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Massive Removal from Clouds Herd

October 22, 2009

When I found out that the BLM (Bureau of Land Management, government agency that is supposed to ‘manage’ wild horses in the US) was planning a massive removal of the beloved wild horse herd that I follow and photograph, my heart cried out that it must not happen! And following my heart, I got busy writing letter after letter to try to stop this round up. Along with thousands of other people whose hearts were just as shattered as mine, the BLM turned a deaf ear to the outcry. They moved forward with the destructive round up, citing that the land could not sustain the number of wild horses that it held. This had me shaking my head in disbelief. Having been on the Pryor Mountain wild horse range in Montana many times over the past several years, I started to wonder if the BLM had taken the wrong road to the mountain to make these determinations. The Pryor Mountain wild horses enjoy lush summer grazing atop their beautiful home.

Shaman on his mountain top home

Shaman on his mountain top home

The amount of precipitation the mountain range has received in the past 3 years is incredibly high. This gives the snow-fed water holes an abundance of water, not only for the wild horses, but also for the other wildlife that call the Pryors their home. The BLM is stating that the horses will starve to death if they are not removed from their mountain home. I have yet to see a starving horse in all of the years I have visited the Pryors. These horses are incredibly healthy. Another interesting tale the BLM has told is that many of the young foals have died over the summer months due to lack of nutrition in their mother’s milk. If they ever bothered to actually go up on the mountain to watch and observe these wild horses, they would have seen that predation by mountain lions has played the major part in the deaths of these young ones.

Chance's band

Chance's band

Despite the thousands of letters, emails and phone calls from around the world protesting this round up, the BLM went ahead and conducted their ‘gather’. Out of 182 horses, they ripped 57 wild horses from their families and the only home they have ever known. Many of Cloud’s family were permanently removed from the only home they have ever known: Image, Ember, Rain, Arrow and Sage. Sadly, an entire subpopulation of Pryor wild horses were removed as well. They had been using the Custer National Forest as their home long before Wild Horse and Burro Act was put into motion in 1971.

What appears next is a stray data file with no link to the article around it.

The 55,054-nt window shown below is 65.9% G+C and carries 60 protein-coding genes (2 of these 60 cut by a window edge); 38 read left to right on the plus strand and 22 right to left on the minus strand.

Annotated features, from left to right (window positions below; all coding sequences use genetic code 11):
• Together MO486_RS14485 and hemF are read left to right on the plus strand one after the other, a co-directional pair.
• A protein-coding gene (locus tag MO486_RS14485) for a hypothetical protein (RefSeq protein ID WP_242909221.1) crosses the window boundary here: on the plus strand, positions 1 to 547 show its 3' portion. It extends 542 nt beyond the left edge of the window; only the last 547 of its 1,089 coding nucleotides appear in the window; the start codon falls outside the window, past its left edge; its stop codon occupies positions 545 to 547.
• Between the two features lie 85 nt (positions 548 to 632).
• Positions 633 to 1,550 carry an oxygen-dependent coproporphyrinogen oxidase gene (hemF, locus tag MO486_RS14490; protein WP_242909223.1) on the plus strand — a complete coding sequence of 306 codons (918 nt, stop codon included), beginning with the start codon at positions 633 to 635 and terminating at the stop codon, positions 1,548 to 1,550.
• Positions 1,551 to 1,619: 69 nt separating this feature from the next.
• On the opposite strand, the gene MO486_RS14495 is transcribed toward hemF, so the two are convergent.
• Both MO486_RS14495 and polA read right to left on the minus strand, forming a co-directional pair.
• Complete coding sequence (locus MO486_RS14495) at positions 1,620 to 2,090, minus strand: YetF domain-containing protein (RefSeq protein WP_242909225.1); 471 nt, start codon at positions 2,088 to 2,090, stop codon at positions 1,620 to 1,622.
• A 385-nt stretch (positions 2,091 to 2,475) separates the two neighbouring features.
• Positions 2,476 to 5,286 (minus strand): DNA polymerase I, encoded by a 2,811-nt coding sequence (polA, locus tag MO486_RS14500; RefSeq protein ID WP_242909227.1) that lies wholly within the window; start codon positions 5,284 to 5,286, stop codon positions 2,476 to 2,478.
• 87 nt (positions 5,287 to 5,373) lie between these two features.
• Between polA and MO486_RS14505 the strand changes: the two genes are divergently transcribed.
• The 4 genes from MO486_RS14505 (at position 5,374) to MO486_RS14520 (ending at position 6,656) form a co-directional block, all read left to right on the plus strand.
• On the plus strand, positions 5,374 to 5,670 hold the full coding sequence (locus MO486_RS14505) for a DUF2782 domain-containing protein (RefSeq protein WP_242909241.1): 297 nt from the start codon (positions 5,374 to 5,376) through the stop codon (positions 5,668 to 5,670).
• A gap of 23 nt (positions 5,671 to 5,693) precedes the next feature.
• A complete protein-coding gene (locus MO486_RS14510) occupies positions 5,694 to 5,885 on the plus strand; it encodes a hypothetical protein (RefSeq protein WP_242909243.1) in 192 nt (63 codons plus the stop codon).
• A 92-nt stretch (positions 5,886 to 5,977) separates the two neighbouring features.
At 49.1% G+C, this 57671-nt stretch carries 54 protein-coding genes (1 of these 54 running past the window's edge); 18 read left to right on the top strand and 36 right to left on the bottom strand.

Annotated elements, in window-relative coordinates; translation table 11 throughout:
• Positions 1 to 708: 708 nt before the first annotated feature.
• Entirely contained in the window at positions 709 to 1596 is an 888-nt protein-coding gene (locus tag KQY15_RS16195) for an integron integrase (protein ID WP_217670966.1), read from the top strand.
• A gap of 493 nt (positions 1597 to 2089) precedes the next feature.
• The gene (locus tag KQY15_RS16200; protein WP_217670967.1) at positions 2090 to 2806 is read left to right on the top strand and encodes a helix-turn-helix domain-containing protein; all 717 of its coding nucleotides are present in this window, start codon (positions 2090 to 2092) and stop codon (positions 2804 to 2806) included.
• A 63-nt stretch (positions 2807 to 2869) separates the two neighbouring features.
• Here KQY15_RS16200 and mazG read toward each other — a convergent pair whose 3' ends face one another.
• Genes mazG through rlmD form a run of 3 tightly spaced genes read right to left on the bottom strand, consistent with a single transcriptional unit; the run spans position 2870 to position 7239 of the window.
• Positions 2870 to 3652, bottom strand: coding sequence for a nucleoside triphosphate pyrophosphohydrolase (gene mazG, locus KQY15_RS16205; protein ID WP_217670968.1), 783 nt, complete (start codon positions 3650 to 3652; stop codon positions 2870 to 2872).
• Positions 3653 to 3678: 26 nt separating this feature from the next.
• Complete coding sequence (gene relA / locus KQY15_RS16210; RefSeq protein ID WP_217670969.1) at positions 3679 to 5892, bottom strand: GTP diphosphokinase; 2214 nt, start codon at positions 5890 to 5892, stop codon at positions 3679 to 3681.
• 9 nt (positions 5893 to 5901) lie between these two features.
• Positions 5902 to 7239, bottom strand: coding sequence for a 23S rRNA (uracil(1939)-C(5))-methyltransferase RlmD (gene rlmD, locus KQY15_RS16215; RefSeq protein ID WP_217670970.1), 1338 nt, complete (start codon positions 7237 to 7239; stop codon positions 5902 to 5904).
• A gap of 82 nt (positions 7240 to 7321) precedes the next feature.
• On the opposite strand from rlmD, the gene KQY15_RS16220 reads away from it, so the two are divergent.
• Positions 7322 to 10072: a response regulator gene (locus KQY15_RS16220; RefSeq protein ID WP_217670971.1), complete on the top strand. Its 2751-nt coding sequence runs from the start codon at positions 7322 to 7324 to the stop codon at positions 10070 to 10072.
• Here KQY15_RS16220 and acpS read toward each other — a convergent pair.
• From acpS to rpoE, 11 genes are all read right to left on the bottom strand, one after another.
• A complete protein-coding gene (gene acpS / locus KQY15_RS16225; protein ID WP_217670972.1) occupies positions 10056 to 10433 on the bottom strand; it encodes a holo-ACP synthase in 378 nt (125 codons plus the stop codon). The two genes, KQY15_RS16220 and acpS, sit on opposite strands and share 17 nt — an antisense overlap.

Wild Horse and Burro Act of 1971:

Be it enacted by the Senate and House of Representatives of the United States of America in Congress
assembled, That Congress finds and declares that wild free-roaming horses and burros are living symbols
of the historic and pioneer spirit of the West; that they contribute to the diversity of life forms within the
Nation and enrich the lives of the American people; and that these horses and burros are fast disappearing
fromthe American scene. It is the policy of Congress that wild free-roaming horses and burros shall be
protected from capture, branding, harassment, or death; and to accomplish this they are to be considered
in the area where presently found, as an integral part of the natural system of the public lands.

Even though wild horses were documented as being on Forest Service land the day the Wild Horse and Burro Act was put into motion in 1971, the Forest Service does not want anything to do with the beautiful horses that call that land their home. Even though the BLM had stated they would only remove a few of these horses, they ended up removing ALL of them from the Custer Forest Service land.

Cloud and his daughter Firestorm mutual grooming

Cloud and his daughter Firestorm mutual grooming

Thanks to the Cloud Foundation and supporters from all over the world, the entire group of Forest Service horses were adopted as a group and are on a ranch very close to their mountain home. It is my hope that someday they will be let back onto their mountain top home – to freedom.

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